Rolling Your Own 3D Engine


Hopefully you've surfed up to a few web sites for a deeper look at the tools and technologies you can pull off the shelf. If you're smart you've figured out that you could spend a cool half-million dollars and most of a year on half-baked technology, with tools that work on every alternate Thursday, and wonder why you can't get more than 12fps.

There's another drawback to rolling your own engine. Publishers generally won't touch you with a ten foot pole if you tell them you are about to write your own engine. That is, unless your name is John Carmack. They want to hear that you've got one that you own or you've already licensed one. Publishers see that kind of situation as a high risk scenario. They are much more likely to require you to use some crappy engine that they had in their basement rather than allow you to write one yourself.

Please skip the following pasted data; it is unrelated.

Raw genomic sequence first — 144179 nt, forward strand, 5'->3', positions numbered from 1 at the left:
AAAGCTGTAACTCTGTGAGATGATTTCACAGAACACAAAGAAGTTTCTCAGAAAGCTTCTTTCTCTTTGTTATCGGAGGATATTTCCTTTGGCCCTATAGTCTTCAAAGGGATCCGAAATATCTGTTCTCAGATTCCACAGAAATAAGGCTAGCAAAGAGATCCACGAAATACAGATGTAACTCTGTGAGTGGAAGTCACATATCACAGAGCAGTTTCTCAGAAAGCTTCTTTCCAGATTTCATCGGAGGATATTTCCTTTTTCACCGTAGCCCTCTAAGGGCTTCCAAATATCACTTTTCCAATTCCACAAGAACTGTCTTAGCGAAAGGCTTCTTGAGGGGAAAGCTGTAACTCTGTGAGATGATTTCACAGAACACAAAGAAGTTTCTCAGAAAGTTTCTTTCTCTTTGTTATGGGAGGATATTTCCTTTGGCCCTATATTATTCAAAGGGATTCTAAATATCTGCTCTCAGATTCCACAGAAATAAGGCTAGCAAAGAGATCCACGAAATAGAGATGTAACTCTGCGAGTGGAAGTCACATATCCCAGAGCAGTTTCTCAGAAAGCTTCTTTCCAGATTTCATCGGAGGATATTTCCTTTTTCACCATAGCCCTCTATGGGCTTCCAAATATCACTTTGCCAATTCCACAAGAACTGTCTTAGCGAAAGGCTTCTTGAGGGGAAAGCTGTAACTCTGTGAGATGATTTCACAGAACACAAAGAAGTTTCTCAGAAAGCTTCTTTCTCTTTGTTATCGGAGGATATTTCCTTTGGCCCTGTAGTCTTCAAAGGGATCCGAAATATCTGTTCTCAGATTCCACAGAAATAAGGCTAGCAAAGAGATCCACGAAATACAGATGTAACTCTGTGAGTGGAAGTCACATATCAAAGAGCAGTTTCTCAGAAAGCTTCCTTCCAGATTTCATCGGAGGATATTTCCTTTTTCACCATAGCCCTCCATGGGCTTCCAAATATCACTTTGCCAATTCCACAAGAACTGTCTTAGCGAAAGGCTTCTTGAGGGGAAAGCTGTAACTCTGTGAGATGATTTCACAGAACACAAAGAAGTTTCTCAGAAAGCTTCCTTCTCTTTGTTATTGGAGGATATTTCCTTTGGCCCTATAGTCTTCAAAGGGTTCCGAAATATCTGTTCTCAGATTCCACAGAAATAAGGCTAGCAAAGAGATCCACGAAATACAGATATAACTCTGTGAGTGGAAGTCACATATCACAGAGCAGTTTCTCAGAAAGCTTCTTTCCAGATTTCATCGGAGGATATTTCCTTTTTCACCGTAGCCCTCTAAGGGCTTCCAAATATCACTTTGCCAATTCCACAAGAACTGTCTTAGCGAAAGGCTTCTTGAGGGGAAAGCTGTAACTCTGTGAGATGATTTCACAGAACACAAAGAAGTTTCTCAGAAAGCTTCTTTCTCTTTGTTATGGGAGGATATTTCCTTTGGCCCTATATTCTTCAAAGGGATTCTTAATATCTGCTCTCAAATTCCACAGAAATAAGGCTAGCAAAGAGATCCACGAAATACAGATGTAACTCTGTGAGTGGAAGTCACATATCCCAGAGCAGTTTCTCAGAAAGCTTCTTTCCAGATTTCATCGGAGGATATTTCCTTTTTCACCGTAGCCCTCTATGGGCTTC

If you haven't been scared out of your wits yet, and are convinced you are going to write your own engine I certainly hope you've written one before and shipped a game. If you've done that you won't be starting over from scratch, which is a real plus. One piece of advice is to evaluate some of the middleware anyway, it will give you a good idea on how your own tools measure up. If they fall short, you can either step up to the plate and fix your old code or perhaps you'll just bail and buy something off the shelf. Either way, never assume you have the hottest thing going. Go find out.




Game Coding Complete
Game Coding Complete
ISBN: 1932111751
EAN: 2147483647
Year: 2003
Pages: 139

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